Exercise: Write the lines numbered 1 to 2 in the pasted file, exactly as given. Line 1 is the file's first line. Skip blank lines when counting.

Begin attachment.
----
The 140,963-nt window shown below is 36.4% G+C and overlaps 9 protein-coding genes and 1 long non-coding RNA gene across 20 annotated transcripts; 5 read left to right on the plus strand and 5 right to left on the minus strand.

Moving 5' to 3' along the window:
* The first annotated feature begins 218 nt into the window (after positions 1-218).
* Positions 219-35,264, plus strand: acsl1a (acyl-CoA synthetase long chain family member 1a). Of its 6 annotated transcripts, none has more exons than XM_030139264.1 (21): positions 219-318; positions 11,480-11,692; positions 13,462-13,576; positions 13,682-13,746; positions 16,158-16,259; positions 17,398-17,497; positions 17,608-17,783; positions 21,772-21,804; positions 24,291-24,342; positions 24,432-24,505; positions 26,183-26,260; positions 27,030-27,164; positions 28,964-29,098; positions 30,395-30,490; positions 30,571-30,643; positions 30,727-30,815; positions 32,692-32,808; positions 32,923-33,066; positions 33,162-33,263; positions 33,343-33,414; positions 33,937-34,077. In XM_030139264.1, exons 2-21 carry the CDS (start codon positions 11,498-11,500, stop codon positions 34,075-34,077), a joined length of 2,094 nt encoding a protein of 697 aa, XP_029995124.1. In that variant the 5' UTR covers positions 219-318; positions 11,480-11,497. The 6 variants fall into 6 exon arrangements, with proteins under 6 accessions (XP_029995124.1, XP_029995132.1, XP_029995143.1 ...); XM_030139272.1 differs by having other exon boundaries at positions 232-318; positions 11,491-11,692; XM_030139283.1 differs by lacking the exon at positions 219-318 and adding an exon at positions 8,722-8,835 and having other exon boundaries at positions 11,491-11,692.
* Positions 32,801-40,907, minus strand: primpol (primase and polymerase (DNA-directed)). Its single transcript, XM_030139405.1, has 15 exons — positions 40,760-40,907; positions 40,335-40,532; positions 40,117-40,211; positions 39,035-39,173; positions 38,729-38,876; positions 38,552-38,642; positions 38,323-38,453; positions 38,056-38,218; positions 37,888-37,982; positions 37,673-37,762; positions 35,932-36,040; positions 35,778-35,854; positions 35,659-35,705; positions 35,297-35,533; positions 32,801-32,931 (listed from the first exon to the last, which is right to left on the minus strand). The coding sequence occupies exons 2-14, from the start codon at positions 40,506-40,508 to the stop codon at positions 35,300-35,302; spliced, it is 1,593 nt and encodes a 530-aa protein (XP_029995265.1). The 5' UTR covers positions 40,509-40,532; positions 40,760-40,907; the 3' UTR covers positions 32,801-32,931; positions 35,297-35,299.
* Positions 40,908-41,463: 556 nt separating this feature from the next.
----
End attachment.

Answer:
The 140,963-nt window shown below is 36.4% G+C and overlaps 9 protein-coding genes and 1 long non-coding RNA gene across 20 annotated transcripts; 5 read left to right on the plus strand and 5 right to left on the minus strand.

Moving 5' to 3' along the window: